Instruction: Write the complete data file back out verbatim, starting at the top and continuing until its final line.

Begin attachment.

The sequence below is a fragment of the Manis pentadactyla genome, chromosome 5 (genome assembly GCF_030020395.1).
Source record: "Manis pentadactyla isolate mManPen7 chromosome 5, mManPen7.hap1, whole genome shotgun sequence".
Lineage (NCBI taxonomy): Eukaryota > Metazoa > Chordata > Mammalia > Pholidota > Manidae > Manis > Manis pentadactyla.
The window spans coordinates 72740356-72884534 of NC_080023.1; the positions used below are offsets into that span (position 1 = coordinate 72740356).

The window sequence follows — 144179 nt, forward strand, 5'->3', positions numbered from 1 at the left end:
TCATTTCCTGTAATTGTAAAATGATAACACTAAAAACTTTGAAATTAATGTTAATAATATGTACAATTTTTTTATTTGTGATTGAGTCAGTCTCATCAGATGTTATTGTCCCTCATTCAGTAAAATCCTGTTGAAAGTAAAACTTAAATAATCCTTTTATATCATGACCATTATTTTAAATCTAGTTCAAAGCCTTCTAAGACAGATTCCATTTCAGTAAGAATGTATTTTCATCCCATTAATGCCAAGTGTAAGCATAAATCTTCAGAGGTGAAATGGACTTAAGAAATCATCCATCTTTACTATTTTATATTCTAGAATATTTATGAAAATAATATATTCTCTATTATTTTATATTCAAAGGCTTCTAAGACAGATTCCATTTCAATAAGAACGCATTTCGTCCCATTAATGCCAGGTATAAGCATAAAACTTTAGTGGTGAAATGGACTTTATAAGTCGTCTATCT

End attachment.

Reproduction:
The sequence below is a fragment of the Manis pentadactyla genome, chromosome 5 (genome assembly GCF_030020395.1).
Source record: "Manis pentadactyla isolate mManPen7 chromosome 5, mManPen7.hap1, whole genome shotgun sequence".
Lineage (NCBI taxonomy): Eukaryota > Metazoa > Chordata > Mammalia > Pholidota > Manidae > Manis > Manis pentadactyla.
The window spans coordinates 72740356-72884534 of NC_080023.1; the positions used below are offsets into that span (position 1 = coordinate 72740356).

The window sequence follows — 144179 nt, forward strand, 5'->3', positions numbered from 1 at the left end:
TCATTTCCTGTAATTGTAAAATGATAACACTAAAAACTTTGAAATTAATGTTAATAATATGTACAATTTTTTTATTTGTGATTGAGTCAGTCTCATCAGATGTTATTGTCCCTCATTCAGTAAAATCCTGTTGAAAGTAAAACTTAAATAATCCTTTTATATCATGACCATTATTTTAAATCTAGTTCAAAGCCTTCTAAGACAGATTCCATTTCAGTAAGAATGTATTTTCATCCCATTAATGCCAAGTGTAAGCATAAATCTTCAGAGGTGAAATGGACTTAAGAAATCATCCATCTTTACTATTTTATATTCTAGAATATTTATGAAAATAATATATTCTCTATTATTTTATATTCAAAGGCTTCTAAGACAGATTCCATTTCAATAAGAACGCATTTCGTCCCATTAATGCCAGGTATAAGCATAAAACTTTAGTGGTGAAATGGACTTTATAAGTCGTCTATCT